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Left Behind: A Novel of the Earth's Last Days Kindle Edition

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Length: 484 pages Word Wise: Enabled Enhanced Typesetting: Enabled
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Editorial Reviews

Amazon.com Review

Piloting his 747, Rayford Steele is musing about his wife Irene's irritating religiosity and contemplating the charms of his "drop-dead gorgeous" flight attendant, Hattie. First Irene was into Amway, then Tupperware, and now it's the Rapture of the Saints--the scary last story in the Bible in which Christians are swept to heaven and unbelievers are left behind to endure the Antichrist's Tribulation. Steele believes he'll put the plane on autopilot and go visit Hattie. But Hattie's in a panic: some of the passengers have disappeared! The Rapture has happened, abruptly driverless cars are crashing all over, and the slick, sinister Romanian Nicolae Carpathia plans to use the UN to establish one world government and religion. Resembling "a young Robert Redford" and silver-tongued in nine languages, Carpathia is named People's "Sexiest Man Alive." (This reviewer, a former People writer, finds this plot twist plausible.) Meanwhile, Steele teams up with Buck Williams, a buck-the-system newshound, to form the Tribulation Force, an underground of left-behind penitents battling the Antichrist.

Ex-presidential candidate Pat Robertson briefly outsold Michael Crichton with his apocalypse novel The End of the Age (now available on audiocassette), and the similar The Third Millennium sells well, but the Left Behind series is the absolute champion in the race to make the Book of Revelation into racy thriller reading. --Tim Appelo

From Library Journal

On a flight from Chicago to London, several passengers aboard Capt. Rayford Steele's plane suddenly and mysteriously disappear. When Steele radios to London to report the situation, he discovers that the incident on his plane is not an isolated phenomenon but a worldwide occurrence. As Steele begins his search for answers, he learns that the Christ has come to take the faithful with Him in preparation for the coming apocalyptic battle between good and evil and that those who have been left behind must face seven dark and chaotic years in which they must decide to join the forces of Christ or the forces of Anti-Christ. Jenkins, writer-in-residence at Moody Press, and LaHaye (A Nation Without a Conscience, Tyndale, 1994) have written a gripping thriller that captures the anxiety and fear that interpretations of Revelation often inspire. For most libraries.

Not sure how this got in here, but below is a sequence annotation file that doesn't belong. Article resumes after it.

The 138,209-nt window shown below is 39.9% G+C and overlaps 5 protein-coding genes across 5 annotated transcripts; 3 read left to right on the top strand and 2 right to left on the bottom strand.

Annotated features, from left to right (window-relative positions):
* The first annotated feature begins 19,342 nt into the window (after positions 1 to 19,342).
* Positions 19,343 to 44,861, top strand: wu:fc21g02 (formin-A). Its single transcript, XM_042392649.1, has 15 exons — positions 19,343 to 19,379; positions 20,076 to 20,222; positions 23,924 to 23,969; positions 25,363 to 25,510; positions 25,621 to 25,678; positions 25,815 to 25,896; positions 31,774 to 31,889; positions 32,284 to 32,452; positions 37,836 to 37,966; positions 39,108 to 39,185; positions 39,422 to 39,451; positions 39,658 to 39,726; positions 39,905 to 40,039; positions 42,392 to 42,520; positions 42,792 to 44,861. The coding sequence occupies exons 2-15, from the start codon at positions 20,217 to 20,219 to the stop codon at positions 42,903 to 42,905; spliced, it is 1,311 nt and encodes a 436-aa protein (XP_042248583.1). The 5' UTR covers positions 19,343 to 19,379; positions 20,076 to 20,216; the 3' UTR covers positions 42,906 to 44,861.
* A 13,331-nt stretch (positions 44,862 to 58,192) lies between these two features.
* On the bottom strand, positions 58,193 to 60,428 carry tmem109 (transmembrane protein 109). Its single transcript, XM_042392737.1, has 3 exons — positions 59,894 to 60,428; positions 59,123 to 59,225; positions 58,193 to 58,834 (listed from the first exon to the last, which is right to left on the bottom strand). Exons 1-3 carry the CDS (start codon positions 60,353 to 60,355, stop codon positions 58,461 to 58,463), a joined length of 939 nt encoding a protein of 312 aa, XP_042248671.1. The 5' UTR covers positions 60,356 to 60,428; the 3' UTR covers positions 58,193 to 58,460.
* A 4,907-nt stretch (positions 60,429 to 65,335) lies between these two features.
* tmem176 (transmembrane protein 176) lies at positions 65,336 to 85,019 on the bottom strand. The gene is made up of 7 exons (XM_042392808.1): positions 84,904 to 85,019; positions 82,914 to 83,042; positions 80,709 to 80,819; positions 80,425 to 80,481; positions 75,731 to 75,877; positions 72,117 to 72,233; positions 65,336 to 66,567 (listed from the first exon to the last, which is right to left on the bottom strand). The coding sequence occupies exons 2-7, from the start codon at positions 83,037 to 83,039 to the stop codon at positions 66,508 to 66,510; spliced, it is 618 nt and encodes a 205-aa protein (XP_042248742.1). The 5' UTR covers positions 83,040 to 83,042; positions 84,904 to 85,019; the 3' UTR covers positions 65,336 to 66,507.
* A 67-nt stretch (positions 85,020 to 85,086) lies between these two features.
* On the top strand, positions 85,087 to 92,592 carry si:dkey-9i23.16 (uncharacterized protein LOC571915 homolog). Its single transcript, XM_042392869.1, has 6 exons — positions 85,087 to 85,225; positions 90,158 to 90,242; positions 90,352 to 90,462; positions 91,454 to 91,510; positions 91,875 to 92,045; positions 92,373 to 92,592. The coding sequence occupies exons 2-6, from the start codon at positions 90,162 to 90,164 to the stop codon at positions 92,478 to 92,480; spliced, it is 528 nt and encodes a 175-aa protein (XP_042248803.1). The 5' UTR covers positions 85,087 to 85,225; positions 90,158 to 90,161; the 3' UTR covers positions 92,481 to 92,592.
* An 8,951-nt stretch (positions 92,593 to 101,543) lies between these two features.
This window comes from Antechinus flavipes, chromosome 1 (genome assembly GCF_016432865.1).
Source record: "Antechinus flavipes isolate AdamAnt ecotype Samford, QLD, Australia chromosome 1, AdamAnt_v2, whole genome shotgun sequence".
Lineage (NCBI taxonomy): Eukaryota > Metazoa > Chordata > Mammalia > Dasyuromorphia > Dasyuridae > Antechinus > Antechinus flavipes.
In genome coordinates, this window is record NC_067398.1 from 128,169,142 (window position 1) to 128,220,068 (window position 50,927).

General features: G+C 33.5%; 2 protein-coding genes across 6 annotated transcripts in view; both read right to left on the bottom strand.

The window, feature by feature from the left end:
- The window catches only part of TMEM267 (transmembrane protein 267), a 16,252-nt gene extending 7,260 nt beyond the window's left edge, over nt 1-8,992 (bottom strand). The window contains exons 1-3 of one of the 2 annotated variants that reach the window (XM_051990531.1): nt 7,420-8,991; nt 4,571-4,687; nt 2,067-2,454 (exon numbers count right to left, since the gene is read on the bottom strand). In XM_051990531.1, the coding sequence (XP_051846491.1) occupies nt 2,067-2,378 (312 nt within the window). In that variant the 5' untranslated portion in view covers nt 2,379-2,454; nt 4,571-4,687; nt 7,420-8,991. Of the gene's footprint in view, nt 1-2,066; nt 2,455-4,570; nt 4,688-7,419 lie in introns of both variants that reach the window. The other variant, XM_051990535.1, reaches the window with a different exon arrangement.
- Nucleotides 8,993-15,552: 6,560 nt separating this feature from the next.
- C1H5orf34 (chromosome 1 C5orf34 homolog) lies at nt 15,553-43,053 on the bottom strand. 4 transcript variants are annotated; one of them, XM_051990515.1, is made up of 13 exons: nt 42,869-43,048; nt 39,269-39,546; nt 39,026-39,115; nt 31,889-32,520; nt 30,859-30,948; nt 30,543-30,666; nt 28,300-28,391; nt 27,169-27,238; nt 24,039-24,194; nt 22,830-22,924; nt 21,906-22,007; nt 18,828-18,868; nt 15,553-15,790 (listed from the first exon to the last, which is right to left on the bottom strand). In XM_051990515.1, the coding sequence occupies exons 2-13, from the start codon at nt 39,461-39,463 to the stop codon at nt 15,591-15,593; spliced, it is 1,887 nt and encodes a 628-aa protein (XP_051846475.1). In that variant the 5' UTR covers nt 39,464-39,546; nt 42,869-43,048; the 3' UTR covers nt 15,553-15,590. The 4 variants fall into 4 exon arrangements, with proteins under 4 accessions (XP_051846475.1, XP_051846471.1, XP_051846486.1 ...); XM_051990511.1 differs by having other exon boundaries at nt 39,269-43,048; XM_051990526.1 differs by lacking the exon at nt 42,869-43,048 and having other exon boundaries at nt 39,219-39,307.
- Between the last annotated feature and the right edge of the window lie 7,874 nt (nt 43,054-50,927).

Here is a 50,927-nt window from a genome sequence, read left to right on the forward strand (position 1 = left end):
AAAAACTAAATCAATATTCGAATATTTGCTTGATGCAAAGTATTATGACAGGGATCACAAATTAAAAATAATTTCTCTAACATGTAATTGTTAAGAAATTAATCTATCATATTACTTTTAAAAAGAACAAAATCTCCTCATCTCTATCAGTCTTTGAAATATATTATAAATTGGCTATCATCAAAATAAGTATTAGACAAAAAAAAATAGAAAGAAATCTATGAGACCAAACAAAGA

Copyright 1996 Reed Business Information, Inc.

Product Details

  • File Size: 1797 KB
  • Print Length: 484 pages
  • Publisher: Tyndale House Publishers, Inc.; Reprint edition (March 16, 2011)
  • Publication Date: March 16, 2011
  • Sold by: Amazon Digital Services, Inc.
  • Language: English
  • ASIN: B004CYF3CU
  • Text-to-Speech: Enabled
  • X-Ray:
  • Word Wise: Enabled
  • Lending: Enabled
  • Enhanced Typesetting: Enabled
  • Amazon Best Sellers Rank: #23,962 Paid in Kindle Store (See Top 100 Paid in Kindle Store)
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369 of 424 people found the following review helpful By I. Hsieh on February 5, 2001
Format: Paperback
The idea of the book is great, though done before. The way this book is written though, basically, chronicals the events that take place in the "end-times" as described in the Bible.
The book revolves around some central characters. They all are involved with the church in one way or another. Eventually you see most of them "converted" into Christians. As they are they feel that their "mission" is to convert others. There also is some romantic "tension" thrown into the mix. The characters aren't all developed too well but I still felt a connection with them.
I enjoyed this book and think that many others will too. Although this book, I feel, was written mainly for Christians. There is no subtlety in the message. Everything is taken almost verbatim from the Bible. It doesn't give you a lot of "food for thought". For that I recommend James BeauSeigneur's "The Christ Clone Trilogy". "Left Behind" is pretty straight forward and a great beginning to the series. Highly recommended for Christians.
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192 of 220 people found the following review helpful By J. Creamer on December 5, 2000
Format: Paperback
I tend to side with those reviewers who found the book rather light. With the exception of Rayford Steele, most of the characterizations lack depth and consistency. The authors occasionally drop off into mini-sermons that clash otherwise with the flow of the story. And as the events of Revelation unfold, the good and bad become too transparent, too black and white, and too obvious. As suggested by another reader, I read the first of the Christ Clone Trilogy and was much more impressed. In the end, Left Behind comes across as the basis for a television miniseries than a fully fleshed novel. I'm not as harsh as some critics, so I give it three stars for being readable, not too preachy, and interesting in its way.